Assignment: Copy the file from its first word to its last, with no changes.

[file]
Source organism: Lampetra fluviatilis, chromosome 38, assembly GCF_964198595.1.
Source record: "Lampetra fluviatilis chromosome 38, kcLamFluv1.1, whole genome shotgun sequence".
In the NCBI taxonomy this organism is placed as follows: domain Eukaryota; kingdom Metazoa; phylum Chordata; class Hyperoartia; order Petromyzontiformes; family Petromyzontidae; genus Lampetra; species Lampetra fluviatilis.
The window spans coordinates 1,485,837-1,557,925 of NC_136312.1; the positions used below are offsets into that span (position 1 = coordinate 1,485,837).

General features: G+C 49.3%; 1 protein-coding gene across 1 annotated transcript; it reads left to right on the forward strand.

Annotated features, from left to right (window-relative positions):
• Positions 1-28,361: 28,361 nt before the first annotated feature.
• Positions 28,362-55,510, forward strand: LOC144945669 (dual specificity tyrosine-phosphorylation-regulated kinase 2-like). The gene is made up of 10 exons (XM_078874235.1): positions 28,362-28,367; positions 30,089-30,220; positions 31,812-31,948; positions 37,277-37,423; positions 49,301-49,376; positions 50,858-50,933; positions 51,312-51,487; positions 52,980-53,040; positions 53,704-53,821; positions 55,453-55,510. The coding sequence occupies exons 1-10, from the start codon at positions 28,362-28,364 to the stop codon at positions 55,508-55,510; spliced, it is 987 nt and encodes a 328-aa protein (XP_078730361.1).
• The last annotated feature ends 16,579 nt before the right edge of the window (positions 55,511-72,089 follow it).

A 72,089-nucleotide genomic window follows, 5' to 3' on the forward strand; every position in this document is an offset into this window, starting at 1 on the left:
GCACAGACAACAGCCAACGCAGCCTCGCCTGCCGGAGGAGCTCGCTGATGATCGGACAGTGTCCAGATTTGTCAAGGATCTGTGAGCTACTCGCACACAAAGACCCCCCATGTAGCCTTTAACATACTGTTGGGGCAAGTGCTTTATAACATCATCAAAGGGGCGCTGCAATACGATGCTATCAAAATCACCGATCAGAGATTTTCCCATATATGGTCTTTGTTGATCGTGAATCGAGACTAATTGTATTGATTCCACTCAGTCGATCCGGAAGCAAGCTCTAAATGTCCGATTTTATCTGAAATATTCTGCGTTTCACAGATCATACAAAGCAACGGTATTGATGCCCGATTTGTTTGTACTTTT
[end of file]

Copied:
Source organism: Lampetra fluviatilis, chromosome 38, assembly GCF_964198595.1.
Source record: "Lampetra fluviatilis chromosome 38, kcLamFluv1.1, whole genome shotgun sequence".
In the NCBI taxonomy this organism is placed as follows: domain Eukaryota; kingdom Metazoa; phylum Chordata; class Hyperoartia; order Petromyzontiformes; family Petromyzontidae; genus Lampetra; species Lampetra fluviatilis.
The window spans coordinates 1,485,837-1,557,925 of NC_136312.1; the positions used below are offsets into that span (position 1 = coordinate 1,485,837).

General features: G+C 49.3%; 1 protein-coding gene across 1 annotated transcript; it reads left to right on the forward strand.

Annotated features, from left to right (window-relative positions):
• Positions 1-28,361: 28,361 nt before the first annotated feature.
• Positions 28,362-55,510, forward strand: LOC144945669 (dual specificity tyrosine-phosphorylation-regulated kinase 2-like). The gene is made up of 10 exons (XM_078874235.1): positions 28,362-28,367; positions 30,089-30,220; positions 31,812-31,948; positions 37,277-37,423; positions 49,301-49,376; positions 50,858-50,933; positions 51,312-51,487; positions 52,980-53,040; positions 53,704-53,821; positions 55,453-55,510. The coding sequence occupies exons 1-10, from the start codon at positions 28,362-28,364 to the stop codon at positions 55,508-55,510; spliced, it is 987 nt and encodes a 328-aa protein (XP_078730361.1).
• The last annotated feature ends 16,579 nt before the right edge of the window (positions 55,511-72,089 follow it).

A 72,089-nucleotide genomic window follows, 5' to 3' on the forward strand; every position in this document is an offset into this window, starting at 1 on the left:
GCACAGACAACAGCCAACGCAGCCTCGCCTGCCGGAGGAGCTCGCTGATGATCGGACAGTGTCCAGATTTGTCAAGGATCTGTGAGCTACTCGCACACAAAGACCCCCCATGTAGCCTTTAACATACTGTTGGGGCAAGTGCTTTATAACATCATCAAAGGGGCGCTGCAATACGATGCTATCAAAATCACCGATCAGAGATTTTCCCATATATGGTCTTTGTTGATCGTGAATCGAGACTAATTGTATTGATTCCACTCAGTCGATCCGGAAGCAAGCTCTAAATGTCCGATTTTATCTGAAATATTCTGCGTTTCACAGATCATACAAAGCAACGGTATTGATGCCCGATTTGTTTGTACTTTT